For four months I worked incredibly long hours helping a group of engineers write a proposal to the United States Air Force. My job was to advise and to make sure they correctly followed the request for proposal (RFP) instructions in the given number of pages. Plus I edited and rewrote their work to make the proposal read like it was written in one voice. I would arrive at work around 7:30 am and leave between six and eight in the evening. That left me just enough time to have a quick dinner at our hotel where the selections were less than enticing and go up to my hotel room and get ready for bed.
Regular writing even under these conditions reminded me how important journaling is to my continued well-being. It always gives me space to gripe, to rant, and even to describe some of the good things about my day. Since journaling has become a way of life for me, I couldn’t let it go no matter what. Unfortunately, my other writing went by the wayside during this heavy period of work and I’m still paying the price for that, as I described in my last blog post earlier this week. Not so with journaling. Since I’ve been home and thankfully unemployed again, I’m back to journaling full swing without falling asleep. And I’m also taking the steps necessary to get back to my other writing work – blogging included.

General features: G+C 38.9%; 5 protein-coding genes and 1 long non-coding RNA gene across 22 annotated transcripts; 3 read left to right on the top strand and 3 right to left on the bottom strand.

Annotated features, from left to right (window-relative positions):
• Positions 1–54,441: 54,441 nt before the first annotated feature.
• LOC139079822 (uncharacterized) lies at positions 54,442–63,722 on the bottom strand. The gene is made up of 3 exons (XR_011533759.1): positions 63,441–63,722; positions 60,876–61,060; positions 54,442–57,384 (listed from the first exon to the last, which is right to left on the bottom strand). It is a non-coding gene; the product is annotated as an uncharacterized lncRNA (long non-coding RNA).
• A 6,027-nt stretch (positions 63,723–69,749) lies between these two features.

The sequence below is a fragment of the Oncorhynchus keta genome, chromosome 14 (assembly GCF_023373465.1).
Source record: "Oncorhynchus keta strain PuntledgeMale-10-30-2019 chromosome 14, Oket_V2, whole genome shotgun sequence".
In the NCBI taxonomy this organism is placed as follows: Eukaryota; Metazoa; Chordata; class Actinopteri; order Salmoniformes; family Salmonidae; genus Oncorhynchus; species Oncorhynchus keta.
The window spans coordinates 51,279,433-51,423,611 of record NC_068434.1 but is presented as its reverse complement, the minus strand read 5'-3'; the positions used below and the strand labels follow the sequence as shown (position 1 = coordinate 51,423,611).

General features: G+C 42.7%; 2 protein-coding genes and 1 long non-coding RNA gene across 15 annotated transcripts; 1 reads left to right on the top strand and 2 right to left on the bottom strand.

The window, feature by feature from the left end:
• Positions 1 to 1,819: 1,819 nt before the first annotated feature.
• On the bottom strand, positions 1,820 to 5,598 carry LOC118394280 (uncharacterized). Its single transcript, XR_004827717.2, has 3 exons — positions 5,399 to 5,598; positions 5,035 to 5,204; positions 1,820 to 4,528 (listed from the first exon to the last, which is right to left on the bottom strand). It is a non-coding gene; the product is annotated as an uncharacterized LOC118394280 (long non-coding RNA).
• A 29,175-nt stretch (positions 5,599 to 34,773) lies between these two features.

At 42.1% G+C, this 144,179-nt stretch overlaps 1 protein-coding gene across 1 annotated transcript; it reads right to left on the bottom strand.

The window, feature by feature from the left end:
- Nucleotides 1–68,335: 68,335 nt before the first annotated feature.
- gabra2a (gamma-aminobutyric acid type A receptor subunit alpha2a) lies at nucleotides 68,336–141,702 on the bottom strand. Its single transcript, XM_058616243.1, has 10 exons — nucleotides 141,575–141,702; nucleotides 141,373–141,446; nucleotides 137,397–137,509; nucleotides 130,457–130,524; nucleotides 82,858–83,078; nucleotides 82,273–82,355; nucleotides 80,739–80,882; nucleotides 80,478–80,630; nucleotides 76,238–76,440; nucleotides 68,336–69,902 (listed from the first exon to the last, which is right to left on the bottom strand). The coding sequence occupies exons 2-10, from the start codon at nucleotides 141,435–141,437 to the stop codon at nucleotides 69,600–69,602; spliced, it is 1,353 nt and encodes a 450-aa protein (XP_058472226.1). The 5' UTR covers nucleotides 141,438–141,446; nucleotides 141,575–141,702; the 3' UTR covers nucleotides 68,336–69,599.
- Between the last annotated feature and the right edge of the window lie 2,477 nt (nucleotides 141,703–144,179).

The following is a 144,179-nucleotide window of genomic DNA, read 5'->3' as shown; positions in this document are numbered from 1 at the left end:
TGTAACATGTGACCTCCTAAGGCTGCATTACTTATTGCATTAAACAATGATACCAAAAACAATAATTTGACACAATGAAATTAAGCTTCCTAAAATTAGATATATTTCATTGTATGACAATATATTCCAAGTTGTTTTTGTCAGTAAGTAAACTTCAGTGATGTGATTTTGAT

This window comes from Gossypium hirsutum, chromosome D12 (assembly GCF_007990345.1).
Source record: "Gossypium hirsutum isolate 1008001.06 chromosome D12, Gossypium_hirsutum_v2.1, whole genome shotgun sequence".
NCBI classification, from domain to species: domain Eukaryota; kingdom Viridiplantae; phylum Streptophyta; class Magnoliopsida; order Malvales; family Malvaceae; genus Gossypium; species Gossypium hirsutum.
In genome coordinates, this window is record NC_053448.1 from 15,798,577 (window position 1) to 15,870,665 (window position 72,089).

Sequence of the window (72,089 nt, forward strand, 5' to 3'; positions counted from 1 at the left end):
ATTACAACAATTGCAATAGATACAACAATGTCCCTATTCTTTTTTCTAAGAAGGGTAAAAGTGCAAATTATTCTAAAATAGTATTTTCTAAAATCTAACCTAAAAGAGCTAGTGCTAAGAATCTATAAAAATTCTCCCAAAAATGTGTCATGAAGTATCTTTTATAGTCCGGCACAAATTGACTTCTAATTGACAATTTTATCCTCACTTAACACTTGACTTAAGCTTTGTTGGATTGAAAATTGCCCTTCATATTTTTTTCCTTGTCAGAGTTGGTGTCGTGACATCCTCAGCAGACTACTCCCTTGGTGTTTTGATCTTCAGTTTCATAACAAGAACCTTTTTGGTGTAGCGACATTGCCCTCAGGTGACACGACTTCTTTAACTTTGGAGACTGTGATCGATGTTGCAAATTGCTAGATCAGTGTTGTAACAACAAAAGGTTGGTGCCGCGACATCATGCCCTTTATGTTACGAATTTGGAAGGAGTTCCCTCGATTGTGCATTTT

So I’ve learned two LIFE LESSONS as a result. Don’t talk or think about writing, write no matter what. And if I stop writing it will be hard to recapture the routine. Writing is a habit that must be continued daily. I need to fit it in my day or evening no matter how exhausted I am.
I also learned that I’d much rather work as a writer than on a proposal. The next time a proposal opportunity comes up; I’ll give it a long think before accepting.
DAWN HERRING: ARTIST * WRITER * CREATIVE AND SOCIAL MEDIA CONSULTANT * HOST OF #JOURNALCHAT LIVE
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